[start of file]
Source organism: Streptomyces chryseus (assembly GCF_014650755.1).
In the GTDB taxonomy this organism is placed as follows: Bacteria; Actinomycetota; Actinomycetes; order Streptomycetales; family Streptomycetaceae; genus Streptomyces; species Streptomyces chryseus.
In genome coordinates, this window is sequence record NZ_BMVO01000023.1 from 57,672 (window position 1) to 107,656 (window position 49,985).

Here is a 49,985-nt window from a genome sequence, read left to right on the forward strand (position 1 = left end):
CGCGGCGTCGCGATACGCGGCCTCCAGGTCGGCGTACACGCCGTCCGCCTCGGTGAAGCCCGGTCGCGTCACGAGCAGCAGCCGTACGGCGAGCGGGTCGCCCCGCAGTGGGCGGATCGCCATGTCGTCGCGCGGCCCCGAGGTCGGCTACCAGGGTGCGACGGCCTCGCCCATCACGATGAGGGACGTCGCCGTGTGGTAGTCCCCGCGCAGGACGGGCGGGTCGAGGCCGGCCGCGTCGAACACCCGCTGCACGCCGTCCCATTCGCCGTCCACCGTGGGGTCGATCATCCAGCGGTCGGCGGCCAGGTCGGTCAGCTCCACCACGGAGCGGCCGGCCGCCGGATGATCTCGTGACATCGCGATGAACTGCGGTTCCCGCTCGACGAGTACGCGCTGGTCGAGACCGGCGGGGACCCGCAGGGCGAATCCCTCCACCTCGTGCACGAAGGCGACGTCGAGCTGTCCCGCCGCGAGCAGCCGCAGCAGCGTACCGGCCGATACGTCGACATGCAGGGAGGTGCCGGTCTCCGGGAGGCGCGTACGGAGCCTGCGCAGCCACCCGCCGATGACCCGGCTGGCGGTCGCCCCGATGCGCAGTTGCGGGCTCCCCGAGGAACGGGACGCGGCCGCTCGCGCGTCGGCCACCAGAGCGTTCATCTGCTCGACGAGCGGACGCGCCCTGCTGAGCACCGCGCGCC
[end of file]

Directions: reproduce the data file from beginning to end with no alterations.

Source organism: Streptomyces chryseus (assembly GCF_014650755.1).
In the GTDB taxonomy this organism is placed as follows: Bacteria; Actinomycetota; Actinomycetes; order Streptomycetales; family Streptomycetaceae; genus Streptomyces; species Streptomyces chryseus.
In genome coordinates, this window is sequence record NZ_BMVO01000023.1 from 57,672 (window position 1) to 107,656 (window position 49,985).

Here is a 49,985-nt window from a genome sequence, read left to right on the forward strand (position 1 = left end):
CGCGGCGTCGCGATACGCGGCCTCCAGGTCGGCGTACACGCCGTCCGCCTCGGTGAAGCCCGGTCGCGTCACGAGCAGCAGCCGTACGGCGAGCGGGTCGCCCCGCAGTGGGCGGATCGCCATGTCGTCGCGCGGCCCCGAGGTCGGCTACCAGGGTGCGACGGCCTCGCCCATCACGATGAGGGACGTCGCCGTGTGGTAGTCCCCGCGCAGGACGGGCGGGTCGAGGCCGGCCGCGTCGAACACCCGCTGCACGCCGTCCCATTCGCCGTCCACCGTGGGGTCGATCATCCAGCGGTCGGCGGCCAGGTCGGTCAGCTCCACCACGGAGCGGCCGGCCGCCGGATGATCTCGTGACATCGCGATGAACTGCGGTTCCCGCTCGACGAGTACGCGCTGGTCGAGACCGGCGGGGACCCGCAGGGCGAATCCCTCCACCTCGTGCACGAAGGCGACGTCGAGCTGTCCCGCCGCGAGCAGCCGCAGCAGCGTACCGGCCGATACGTCGACATGCAGGGAGGTGCCGGTCTCCGGGAGGCGCGTACGGAGCCTGCGCAGCCACCCGCCGATGACCCGGCTGGCGGTCGCCCCGATGCGCAGTTGCGGGCTCCCCGAGGAACGGGACGCGGCCGCTCGCGCGTCGGCCACCAGAGCGTTCATCTGCTCGACGAGCGGACGCGCCCTGCTGAGCACCGCGCGCC